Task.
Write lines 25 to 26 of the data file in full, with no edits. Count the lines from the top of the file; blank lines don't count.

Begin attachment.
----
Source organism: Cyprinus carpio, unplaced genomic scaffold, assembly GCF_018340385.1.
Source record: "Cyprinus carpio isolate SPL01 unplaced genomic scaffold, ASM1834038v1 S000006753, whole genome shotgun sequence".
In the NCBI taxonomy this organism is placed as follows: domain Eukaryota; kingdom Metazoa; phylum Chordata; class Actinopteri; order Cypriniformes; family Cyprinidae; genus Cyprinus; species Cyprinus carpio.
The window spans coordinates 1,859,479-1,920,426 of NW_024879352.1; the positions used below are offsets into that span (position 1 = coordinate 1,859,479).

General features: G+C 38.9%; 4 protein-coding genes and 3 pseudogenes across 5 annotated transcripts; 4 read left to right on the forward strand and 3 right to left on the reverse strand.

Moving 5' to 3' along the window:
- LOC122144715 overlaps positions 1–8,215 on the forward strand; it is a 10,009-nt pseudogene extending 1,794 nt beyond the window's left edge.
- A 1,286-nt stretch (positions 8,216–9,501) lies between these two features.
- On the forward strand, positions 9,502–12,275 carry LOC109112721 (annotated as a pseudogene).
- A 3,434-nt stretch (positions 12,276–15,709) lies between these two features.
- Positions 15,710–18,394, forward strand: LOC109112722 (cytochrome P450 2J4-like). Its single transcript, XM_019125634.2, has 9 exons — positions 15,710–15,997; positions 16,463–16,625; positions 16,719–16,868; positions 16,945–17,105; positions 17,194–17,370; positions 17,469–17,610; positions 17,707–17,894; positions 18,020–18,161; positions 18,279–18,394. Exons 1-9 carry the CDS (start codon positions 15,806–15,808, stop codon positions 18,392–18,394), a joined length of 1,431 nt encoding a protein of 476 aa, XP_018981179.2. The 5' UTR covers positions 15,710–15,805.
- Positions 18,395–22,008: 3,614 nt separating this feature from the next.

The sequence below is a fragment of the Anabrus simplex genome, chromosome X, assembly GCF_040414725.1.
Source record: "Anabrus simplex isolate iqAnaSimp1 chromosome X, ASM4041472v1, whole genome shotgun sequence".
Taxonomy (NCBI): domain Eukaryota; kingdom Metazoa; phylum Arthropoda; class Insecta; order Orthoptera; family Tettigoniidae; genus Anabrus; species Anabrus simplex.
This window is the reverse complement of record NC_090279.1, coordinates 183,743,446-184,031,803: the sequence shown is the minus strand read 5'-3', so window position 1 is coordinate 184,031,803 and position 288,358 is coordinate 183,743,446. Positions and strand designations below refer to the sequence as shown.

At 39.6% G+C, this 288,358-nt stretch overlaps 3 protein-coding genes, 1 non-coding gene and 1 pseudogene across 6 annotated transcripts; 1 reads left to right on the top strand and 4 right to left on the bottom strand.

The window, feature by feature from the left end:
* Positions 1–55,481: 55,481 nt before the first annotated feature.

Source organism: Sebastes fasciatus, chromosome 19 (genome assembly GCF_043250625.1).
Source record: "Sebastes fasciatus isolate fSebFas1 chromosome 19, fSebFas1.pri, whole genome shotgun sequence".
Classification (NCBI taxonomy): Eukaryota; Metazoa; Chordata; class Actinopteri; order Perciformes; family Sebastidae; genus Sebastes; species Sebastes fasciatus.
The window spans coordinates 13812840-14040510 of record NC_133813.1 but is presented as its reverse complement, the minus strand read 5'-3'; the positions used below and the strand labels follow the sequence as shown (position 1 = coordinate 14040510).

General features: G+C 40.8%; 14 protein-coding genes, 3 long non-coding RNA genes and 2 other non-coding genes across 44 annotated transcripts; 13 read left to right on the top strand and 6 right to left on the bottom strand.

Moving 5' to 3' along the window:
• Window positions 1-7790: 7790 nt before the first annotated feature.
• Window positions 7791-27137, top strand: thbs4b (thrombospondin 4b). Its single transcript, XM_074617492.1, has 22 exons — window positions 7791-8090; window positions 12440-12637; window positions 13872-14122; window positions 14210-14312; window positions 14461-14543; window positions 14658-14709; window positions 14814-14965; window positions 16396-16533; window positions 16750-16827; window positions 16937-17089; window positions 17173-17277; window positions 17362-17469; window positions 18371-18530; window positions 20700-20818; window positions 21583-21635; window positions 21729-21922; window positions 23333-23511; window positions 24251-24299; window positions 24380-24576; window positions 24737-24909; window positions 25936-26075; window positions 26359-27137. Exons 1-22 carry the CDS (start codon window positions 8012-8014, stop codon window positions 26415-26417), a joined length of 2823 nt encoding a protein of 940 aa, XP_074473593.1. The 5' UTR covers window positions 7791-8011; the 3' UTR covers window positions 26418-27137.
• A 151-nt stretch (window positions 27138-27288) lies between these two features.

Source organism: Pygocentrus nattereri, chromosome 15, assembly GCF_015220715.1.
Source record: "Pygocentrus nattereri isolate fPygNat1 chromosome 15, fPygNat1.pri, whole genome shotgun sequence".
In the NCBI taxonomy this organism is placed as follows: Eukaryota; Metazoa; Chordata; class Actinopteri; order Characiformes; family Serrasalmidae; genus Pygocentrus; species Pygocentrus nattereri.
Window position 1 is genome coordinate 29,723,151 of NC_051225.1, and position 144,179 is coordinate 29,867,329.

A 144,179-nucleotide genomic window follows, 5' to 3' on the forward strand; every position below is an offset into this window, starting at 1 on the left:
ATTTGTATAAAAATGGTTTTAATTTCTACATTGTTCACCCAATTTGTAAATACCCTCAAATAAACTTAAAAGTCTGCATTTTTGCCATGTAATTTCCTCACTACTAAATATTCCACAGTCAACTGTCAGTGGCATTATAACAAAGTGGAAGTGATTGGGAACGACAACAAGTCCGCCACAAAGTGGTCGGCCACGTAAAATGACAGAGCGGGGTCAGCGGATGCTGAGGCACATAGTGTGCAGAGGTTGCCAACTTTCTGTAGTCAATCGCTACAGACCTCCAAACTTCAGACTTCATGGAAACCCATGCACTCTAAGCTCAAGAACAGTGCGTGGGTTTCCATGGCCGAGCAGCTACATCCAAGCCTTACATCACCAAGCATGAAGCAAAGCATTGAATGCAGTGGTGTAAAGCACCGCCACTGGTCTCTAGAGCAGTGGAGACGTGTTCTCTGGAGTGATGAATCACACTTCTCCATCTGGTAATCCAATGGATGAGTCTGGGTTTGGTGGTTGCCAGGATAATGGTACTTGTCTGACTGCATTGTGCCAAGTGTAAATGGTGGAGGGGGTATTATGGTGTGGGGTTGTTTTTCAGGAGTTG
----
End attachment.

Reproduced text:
Moving 5' to 3' along the window:
• Window positions 1-7790: 7790 nt before the first annotated feature.